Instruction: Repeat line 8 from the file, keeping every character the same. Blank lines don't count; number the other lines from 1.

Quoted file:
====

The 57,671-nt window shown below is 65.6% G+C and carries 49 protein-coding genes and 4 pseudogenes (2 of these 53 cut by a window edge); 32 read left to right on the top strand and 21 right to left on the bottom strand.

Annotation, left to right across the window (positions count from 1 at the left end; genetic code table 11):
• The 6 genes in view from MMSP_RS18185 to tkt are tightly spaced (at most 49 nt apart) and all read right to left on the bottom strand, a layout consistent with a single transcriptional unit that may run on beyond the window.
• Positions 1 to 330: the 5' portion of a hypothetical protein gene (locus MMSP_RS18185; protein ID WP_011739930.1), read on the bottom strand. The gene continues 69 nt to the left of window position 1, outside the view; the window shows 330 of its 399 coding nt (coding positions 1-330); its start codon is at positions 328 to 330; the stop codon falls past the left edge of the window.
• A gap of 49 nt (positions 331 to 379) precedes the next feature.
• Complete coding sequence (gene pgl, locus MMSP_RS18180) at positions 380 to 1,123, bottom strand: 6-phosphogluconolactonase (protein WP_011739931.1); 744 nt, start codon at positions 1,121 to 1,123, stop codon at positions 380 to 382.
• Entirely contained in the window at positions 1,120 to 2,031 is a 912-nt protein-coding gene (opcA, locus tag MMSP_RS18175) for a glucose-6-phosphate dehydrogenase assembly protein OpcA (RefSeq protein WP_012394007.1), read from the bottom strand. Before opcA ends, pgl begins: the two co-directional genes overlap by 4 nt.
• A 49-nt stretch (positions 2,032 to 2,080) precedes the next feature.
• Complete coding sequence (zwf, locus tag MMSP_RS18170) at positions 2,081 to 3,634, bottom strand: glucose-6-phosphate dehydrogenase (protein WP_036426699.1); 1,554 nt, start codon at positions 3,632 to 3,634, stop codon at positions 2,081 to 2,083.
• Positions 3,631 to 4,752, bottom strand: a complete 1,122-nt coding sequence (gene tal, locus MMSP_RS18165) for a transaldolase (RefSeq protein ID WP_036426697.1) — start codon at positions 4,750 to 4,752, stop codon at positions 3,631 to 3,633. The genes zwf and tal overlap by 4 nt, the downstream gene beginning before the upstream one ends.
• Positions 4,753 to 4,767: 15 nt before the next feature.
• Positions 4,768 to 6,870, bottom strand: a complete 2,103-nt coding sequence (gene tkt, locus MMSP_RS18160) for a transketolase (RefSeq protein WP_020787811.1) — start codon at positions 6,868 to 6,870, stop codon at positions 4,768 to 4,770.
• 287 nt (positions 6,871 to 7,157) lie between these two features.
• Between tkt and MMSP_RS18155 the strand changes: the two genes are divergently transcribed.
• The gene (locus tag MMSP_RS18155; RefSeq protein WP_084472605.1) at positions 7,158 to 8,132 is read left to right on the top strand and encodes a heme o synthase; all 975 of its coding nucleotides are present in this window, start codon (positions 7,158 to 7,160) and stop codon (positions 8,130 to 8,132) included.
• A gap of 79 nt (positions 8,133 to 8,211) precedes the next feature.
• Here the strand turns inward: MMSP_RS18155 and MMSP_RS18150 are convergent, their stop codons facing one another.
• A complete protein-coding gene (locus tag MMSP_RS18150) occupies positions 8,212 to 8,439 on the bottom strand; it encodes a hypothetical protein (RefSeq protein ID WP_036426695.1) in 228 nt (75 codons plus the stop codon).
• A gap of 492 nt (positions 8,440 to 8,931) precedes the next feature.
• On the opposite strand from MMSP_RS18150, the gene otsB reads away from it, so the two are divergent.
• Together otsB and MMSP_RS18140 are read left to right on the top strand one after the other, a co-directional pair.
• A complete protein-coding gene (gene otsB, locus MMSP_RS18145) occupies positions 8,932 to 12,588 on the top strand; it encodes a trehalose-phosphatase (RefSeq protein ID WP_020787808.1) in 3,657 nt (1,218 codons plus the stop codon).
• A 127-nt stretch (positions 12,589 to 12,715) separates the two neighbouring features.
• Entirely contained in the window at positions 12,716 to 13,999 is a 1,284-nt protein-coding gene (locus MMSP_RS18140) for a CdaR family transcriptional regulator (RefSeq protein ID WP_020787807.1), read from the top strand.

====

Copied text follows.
• A 49-nt stretch (positions 2,032 to 2,080) precedes the next feature.